[Press release] UMass Medical School, WPI developing smartphone app to address stress eating
Last week I started using the USDA nutrition/exercise SuperTracker after a hiatus of three years.
Agree – stress is indeed a reason for overeating, this app would most likely help me.
From the 2 February 2015 University of Massachusetts press releaseBy Megan Bard, UMass Medical School Communications,and Michael Cohen, WPI Communications
Researchers at UMass Medical School and Worcester Polytechnic Institute are developing a stress-eating smartphone app that will help users better understand why they overeat, with the support of a $2 million award from the National Institutes of Health.
Sherry Pagoto, PhD Bengisu Tulu, PhD
Development of the “RELAX” application and a pilot clinical study to evaluate its effectiveness will be led by Sherry Pagoto, PhD, associate professor of medicine at UMMS, and Bengisu Tulu, PhD, associate professor in the WPI Foisie School of Business, joint principal investigators on the grant.
“Most commercial apps available today focus on tracking diet and exercise, but do not help the user understand why they are eating so much and/or exercising so little,” Dr. Pagoto said. “Our clinical and research experience suggests that stress is a very common trigger for overeating and it is a barrier to exercise.”
RELAX will have two components: a mobile application that will enable patients to track their daily activities using a smartphone and a web-based tool clinicians can use to access patient information to help inform treatment.
“We want to use technology to help patients in real time, during their daily activities, and also to enhance the effectiveness of the time they spend face-to-face with their physician or counselor,” Dr. Tulu said.
Using text inputs, barcode scanning and GPS technology, the RELAX patient app will track eating patterns, daily activities, exercise, patient-mood and stress inducing events. The app will provide the patient with an itemized list of foods consumed, indicate the times of day identified as high-stress moments and illustrate the relationship between food intake and stress. The information collected will help the user to better understand his or her habits when it comes to emotional or stress eating.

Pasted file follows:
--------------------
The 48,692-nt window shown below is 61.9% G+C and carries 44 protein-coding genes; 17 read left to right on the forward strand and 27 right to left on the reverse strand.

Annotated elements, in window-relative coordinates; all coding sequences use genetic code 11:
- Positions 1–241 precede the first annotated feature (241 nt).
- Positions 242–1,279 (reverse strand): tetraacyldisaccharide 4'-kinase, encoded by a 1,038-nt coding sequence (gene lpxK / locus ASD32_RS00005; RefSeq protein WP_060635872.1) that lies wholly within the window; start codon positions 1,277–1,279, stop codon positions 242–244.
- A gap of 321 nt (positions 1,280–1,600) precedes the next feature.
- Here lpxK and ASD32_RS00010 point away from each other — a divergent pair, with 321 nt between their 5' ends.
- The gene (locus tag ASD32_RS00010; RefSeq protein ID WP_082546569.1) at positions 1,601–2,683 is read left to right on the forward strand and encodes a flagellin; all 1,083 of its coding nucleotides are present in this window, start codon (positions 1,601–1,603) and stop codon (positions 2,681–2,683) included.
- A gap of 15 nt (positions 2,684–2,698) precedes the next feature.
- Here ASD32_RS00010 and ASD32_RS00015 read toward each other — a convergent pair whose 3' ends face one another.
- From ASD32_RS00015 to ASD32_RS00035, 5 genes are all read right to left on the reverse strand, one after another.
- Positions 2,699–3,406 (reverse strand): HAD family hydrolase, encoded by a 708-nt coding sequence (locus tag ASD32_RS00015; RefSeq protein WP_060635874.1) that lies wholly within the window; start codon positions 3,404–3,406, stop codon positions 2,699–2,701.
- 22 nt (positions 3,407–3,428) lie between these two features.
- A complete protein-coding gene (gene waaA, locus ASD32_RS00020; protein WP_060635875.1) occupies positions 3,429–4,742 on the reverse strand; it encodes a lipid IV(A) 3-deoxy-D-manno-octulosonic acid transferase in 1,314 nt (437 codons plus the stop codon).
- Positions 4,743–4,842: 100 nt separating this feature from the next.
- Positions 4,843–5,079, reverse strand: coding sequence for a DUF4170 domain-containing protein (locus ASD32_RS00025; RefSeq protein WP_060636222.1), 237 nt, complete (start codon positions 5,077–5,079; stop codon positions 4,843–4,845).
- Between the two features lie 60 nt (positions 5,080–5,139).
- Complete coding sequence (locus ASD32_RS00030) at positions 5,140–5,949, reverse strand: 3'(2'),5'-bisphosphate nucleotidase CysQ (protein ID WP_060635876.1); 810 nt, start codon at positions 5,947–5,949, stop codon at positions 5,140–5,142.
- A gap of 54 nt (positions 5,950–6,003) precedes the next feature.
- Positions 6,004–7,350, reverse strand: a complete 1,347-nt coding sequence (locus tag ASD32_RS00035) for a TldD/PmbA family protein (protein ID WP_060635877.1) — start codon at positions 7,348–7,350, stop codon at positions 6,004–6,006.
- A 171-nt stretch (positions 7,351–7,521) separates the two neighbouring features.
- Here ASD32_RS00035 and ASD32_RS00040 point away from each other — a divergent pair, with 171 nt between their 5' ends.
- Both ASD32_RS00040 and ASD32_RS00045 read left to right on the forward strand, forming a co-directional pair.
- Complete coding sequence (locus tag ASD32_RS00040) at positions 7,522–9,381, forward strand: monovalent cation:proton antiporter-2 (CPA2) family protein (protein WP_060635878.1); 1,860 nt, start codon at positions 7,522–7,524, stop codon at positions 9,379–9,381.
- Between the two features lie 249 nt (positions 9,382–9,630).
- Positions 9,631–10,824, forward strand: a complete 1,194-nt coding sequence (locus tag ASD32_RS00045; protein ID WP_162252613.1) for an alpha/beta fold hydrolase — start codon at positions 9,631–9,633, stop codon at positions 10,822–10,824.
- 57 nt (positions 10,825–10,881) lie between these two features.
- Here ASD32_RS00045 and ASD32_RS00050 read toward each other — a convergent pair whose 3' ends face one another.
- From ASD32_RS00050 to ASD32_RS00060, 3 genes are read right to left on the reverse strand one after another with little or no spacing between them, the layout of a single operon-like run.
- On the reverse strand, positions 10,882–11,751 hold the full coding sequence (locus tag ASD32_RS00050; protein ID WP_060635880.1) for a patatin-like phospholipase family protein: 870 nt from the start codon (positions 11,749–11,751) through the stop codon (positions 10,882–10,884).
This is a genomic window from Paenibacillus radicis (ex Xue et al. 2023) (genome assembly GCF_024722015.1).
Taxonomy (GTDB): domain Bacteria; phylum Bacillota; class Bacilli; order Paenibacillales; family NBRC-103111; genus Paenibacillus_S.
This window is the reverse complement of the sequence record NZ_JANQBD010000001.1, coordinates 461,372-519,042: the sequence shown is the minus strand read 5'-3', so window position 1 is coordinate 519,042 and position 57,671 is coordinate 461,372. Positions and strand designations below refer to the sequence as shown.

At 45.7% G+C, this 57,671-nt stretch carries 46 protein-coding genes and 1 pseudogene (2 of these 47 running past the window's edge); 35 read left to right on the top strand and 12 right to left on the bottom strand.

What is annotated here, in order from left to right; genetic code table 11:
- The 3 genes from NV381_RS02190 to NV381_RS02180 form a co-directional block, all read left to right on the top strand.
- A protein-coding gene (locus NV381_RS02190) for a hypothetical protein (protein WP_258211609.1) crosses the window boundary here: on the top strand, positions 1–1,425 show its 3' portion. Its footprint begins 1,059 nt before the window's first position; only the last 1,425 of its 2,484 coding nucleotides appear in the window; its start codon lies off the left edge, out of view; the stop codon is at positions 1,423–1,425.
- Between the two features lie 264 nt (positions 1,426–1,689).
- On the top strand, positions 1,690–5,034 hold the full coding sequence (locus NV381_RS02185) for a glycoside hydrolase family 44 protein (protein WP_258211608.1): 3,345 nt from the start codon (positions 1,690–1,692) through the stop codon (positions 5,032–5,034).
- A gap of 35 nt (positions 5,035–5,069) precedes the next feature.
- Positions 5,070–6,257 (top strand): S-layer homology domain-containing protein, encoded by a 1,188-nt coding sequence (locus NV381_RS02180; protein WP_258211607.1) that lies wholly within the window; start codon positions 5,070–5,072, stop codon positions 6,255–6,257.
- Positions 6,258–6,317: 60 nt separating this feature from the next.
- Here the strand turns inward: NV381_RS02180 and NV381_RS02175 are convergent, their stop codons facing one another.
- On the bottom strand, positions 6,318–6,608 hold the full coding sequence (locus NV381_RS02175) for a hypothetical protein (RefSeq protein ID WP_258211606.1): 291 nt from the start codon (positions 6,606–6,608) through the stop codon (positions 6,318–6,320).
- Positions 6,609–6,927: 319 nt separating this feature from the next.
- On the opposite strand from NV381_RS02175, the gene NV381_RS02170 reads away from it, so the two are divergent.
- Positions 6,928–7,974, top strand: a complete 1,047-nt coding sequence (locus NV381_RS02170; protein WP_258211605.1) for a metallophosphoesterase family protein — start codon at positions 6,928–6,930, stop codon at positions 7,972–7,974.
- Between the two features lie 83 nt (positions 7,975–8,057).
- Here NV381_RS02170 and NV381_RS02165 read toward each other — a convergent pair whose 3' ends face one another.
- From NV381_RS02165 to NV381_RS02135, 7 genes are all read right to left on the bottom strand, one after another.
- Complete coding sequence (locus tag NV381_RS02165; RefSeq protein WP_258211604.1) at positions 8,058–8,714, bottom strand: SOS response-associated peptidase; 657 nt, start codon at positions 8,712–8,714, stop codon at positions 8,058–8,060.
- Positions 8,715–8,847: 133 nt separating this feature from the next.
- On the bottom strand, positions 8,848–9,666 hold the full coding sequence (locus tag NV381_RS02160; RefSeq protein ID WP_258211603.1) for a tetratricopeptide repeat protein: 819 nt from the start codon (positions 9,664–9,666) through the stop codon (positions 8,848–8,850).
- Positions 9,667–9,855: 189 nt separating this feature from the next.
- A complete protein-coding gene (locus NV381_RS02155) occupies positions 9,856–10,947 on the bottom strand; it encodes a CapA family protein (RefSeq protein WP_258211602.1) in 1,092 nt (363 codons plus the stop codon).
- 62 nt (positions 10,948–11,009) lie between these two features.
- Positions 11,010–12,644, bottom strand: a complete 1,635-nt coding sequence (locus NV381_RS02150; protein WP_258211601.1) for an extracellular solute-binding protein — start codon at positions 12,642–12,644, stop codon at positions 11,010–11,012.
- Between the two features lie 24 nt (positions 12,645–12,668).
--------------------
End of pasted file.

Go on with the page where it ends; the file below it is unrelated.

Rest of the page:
For example, the patient-facing application will provide coaching for dietary choices or guided stress-reduction exercises to lessen the likelihood of overeating.
“Imagine a person driving into the parking lot of a fast-food restaurant, at a certain time of day, and getting prompted with a message asking them to think about what they are feeling and whether or not it is the right time to eat,” Tulu said.
Clinicians will be able to access their patients’ information collected through the RELAX patient app using the web-based application. The web tool will present information as easily digestible visual displays and feedback reports for the clinician to review.
Much of the time during traditional weight-loss counseling sessions is spent reviewing paper self-monitoring records and soliciting information from the patient about factors impacting their adherence, such as stress and stress eating. By using the RELAX web tool, clinicians can more quickly get to the heart of causal factors behind the patient’s eating habits, which can be difficult to identify using traditional counseling. The research team believes RELAX will help patients achieve better outcomes with fewer visits to their doctor or counselor.
The researchers hope the interactive design and the clinician’s ability to engage with the patient in a more data-rich way, both unique features of the RELAX application, will enable a more comprehensive approach to counseling patients about weight and stress management.
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